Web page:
Was Brittany Murphy poisoned by contaminated drugs?
The father of Brittany Murphy claims she was killed in a government conspiracy, but was the star's death caused by something more mundane?
Did drugs really kill Brittany Murphy after all? No illegal substances were found in her system after her untimely death at the age of 32, but new tox screens show high levels of heavy metals.
While her father believes that is proof she was poisoned by the government, there could be a far more mundane — but no less tragic — explanation: Long-term drug use.
According to a study undertaken by Radar Online, drug addicts often exhibit these high levels of heavy metals in their blood long after the drugs themselves are out of their systems, particularly with heroin use.
Murphy was rumored to have struggled with heroin addiction throughout her career. Other opioid prescription medications, like Oxycontin and Oxycodone, have a similar effect.
However, the World Health Organization, which was quoted in the lab report, dismissed the claims and said the group's name was used wrongly and without permission.
"WHO does not establish reference ranges for chemicals in hair, therefore, the 'high values' for the chemicals listed in the Carlson Company report are from some other source, and not from WHO, and the laboratory should provide accurate citation for the source or sources of these values," said WHO scientist Joanna Tempowski, who works in the organization's International Program on Chemical Safety, told ABC News.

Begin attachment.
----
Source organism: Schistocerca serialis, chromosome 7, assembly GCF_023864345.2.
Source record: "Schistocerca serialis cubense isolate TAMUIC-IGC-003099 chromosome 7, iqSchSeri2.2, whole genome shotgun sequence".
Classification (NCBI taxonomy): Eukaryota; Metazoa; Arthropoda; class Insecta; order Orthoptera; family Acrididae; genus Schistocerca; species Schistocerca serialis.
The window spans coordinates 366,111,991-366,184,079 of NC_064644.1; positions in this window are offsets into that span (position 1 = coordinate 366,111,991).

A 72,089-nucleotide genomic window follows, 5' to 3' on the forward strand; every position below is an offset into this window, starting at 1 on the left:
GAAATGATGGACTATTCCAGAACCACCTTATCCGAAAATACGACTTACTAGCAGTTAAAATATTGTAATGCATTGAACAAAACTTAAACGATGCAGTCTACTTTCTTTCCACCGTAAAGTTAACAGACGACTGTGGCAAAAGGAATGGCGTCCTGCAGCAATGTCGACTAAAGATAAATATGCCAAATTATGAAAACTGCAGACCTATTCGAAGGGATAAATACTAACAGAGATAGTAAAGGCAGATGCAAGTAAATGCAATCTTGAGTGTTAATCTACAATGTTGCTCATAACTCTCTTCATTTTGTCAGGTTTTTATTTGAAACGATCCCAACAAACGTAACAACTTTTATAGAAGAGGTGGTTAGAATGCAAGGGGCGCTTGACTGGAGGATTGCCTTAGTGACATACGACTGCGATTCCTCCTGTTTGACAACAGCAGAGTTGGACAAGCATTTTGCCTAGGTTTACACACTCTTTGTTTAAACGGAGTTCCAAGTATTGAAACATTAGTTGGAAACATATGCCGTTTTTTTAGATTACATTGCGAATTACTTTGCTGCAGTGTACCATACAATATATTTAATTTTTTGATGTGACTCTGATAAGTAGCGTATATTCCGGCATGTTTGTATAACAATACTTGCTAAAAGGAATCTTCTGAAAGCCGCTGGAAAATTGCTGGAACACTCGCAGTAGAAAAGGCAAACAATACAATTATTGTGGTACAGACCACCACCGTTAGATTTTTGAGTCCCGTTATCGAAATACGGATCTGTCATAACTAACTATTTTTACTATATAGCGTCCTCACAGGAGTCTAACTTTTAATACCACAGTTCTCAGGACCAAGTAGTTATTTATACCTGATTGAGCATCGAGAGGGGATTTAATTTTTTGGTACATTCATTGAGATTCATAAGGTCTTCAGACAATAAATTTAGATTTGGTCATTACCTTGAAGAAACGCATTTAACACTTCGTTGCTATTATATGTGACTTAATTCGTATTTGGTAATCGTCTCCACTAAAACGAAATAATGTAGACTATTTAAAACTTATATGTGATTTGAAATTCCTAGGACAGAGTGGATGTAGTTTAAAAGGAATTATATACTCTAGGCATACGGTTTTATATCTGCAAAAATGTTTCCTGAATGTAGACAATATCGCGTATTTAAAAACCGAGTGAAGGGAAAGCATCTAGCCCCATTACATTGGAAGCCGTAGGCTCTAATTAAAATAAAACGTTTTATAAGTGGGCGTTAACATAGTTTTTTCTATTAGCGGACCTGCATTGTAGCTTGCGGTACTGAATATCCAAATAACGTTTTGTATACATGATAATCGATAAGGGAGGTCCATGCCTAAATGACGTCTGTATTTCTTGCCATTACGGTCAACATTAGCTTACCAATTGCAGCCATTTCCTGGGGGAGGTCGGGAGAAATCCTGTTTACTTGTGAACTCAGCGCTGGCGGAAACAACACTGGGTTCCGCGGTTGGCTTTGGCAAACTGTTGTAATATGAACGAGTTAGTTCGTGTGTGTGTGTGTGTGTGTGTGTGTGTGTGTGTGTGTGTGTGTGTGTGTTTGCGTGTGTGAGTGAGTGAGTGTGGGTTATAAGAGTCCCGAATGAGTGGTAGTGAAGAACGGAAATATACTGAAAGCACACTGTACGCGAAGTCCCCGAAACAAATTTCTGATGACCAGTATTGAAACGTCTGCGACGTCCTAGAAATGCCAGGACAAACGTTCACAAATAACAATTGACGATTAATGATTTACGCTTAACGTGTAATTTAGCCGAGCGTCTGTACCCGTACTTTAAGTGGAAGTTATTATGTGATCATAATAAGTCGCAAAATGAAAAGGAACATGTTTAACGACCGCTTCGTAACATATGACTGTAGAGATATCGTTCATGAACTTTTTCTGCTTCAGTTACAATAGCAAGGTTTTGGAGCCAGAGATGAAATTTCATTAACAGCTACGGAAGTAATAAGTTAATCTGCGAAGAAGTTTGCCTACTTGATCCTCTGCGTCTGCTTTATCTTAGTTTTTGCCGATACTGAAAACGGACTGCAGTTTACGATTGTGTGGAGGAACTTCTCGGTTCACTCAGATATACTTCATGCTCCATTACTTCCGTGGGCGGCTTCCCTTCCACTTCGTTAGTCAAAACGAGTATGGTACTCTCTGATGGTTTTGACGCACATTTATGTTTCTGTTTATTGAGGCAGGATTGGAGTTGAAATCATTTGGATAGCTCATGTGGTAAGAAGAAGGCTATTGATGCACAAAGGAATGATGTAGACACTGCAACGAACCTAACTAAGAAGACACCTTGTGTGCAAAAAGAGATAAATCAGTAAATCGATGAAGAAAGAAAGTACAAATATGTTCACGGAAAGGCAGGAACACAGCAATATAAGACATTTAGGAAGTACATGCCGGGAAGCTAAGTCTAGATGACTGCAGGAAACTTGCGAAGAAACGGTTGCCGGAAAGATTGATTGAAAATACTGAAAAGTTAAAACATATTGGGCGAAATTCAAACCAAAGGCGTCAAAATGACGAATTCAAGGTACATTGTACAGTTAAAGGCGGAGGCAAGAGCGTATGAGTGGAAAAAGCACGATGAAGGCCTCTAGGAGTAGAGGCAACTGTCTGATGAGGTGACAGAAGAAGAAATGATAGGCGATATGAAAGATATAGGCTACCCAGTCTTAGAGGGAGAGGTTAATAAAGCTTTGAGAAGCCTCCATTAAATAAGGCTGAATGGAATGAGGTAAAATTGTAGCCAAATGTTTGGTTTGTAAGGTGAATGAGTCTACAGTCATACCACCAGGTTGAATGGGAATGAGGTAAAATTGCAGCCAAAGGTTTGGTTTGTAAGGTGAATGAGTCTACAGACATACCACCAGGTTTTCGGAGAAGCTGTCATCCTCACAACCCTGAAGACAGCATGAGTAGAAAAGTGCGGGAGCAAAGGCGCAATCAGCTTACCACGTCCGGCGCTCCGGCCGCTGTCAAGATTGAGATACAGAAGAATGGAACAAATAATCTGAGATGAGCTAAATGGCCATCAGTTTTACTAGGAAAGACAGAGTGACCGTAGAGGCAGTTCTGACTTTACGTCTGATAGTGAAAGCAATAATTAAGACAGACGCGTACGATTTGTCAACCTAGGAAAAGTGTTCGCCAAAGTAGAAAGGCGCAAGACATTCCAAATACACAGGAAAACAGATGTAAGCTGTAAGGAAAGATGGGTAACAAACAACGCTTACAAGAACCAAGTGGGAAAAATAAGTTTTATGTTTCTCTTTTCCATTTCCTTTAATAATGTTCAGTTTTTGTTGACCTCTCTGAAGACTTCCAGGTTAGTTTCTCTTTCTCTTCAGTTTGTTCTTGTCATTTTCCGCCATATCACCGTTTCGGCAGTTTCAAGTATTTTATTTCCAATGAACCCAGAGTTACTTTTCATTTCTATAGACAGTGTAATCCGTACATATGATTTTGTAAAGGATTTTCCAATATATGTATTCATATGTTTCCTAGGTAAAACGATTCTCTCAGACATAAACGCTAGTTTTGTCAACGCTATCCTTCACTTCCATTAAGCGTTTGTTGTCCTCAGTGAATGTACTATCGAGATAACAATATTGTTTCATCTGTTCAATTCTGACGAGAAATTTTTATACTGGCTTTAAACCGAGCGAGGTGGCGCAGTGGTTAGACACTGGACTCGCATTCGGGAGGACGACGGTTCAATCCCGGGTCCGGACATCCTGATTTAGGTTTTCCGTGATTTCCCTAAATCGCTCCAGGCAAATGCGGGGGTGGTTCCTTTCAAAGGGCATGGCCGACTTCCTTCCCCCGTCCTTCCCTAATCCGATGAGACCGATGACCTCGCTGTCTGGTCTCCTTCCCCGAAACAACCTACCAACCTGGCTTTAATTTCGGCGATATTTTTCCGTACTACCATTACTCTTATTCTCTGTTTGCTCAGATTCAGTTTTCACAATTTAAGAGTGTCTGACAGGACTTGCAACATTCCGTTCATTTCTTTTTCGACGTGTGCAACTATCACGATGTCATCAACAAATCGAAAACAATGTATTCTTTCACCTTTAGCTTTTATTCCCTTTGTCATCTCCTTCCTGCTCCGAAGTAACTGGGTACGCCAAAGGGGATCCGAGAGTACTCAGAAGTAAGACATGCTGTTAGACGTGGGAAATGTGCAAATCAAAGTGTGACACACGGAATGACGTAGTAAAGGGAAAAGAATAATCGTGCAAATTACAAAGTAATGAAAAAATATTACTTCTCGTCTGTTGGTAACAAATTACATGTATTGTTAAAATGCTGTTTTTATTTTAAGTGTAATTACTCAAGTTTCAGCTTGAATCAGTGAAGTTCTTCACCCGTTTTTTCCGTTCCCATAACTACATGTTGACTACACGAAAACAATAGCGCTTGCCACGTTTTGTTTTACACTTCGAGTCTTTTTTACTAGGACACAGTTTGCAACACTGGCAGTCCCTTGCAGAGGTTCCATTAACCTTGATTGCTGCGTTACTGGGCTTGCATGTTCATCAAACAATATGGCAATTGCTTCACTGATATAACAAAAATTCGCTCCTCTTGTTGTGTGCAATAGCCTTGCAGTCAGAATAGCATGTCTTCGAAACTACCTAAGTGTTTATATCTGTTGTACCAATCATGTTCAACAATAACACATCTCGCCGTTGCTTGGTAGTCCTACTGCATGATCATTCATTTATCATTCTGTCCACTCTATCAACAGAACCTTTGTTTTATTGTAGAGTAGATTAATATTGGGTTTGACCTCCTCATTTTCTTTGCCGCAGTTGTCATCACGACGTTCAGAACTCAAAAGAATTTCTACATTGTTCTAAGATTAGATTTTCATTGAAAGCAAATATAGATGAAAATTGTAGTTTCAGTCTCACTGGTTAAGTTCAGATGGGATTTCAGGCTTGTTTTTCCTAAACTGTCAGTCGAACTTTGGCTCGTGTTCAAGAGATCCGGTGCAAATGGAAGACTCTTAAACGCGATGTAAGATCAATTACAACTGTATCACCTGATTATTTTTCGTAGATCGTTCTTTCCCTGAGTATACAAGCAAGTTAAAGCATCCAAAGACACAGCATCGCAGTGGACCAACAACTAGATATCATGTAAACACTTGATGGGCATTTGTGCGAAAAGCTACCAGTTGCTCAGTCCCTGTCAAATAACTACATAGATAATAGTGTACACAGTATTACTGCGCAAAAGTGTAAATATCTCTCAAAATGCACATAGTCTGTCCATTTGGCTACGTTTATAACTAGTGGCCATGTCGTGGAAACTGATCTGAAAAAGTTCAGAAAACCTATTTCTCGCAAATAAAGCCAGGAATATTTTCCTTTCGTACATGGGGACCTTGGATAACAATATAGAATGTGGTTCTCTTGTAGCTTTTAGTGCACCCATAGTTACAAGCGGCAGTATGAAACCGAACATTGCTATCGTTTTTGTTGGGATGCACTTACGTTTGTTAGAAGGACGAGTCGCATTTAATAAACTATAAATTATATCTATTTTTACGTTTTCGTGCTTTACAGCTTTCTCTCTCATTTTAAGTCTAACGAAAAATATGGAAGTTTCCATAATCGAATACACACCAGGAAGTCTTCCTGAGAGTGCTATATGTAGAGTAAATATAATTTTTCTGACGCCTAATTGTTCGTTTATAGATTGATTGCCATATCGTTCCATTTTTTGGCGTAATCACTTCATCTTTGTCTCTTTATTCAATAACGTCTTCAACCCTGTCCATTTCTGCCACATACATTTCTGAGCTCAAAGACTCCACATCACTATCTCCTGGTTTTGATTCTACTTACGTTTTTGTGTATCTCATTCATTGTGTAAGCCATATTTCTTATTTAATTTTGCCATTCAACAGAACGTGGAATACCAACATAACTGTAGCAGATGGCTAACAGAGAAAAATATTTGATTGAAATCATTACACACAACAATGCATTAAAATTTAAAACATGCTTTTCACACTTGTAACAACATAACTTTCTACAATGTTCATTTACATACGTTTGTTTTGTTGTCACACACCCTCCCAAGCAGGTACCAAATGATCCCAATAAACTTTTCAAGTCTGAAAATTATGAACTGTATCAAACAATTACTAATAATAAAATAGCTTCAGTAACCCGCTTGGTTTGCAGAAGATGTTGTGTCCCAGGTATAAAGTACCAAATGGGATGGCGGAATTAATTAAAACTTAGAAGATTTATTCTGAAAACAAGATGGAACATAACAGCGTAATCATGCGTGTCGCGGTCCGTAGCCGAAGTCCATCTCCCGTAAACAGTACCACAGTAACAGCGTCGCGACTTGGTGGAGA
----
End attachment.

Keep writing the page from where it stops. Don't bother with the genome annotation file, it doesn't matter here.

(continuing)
"Hair is not, however, a reliable material for the determination of exposure to many chemicals because it is prone to contamination from the external environment," she continued, adding that the lab does not have permission to use the WHO's logo.
The Los Angeles County Coroner confirmed that it has received the lab results, but it's not enough to reopen Murphy's case.
"We take any allegations of homicide seriously, but just screaming about a test result without allowing us to look at the test result and what it means is not going to be helpful," Craig Harvey, the chief of the coroner's operations bureau, told TheWrap.
"It's like finding alcohol in somebody's body and saying they're drunk when you haven't quantified the amount of alcohol and the effect on that person," he explained. "If all of the material is shared with us, we would then take another look at what we're being asked to look at. Right now, we stand our original conclusion."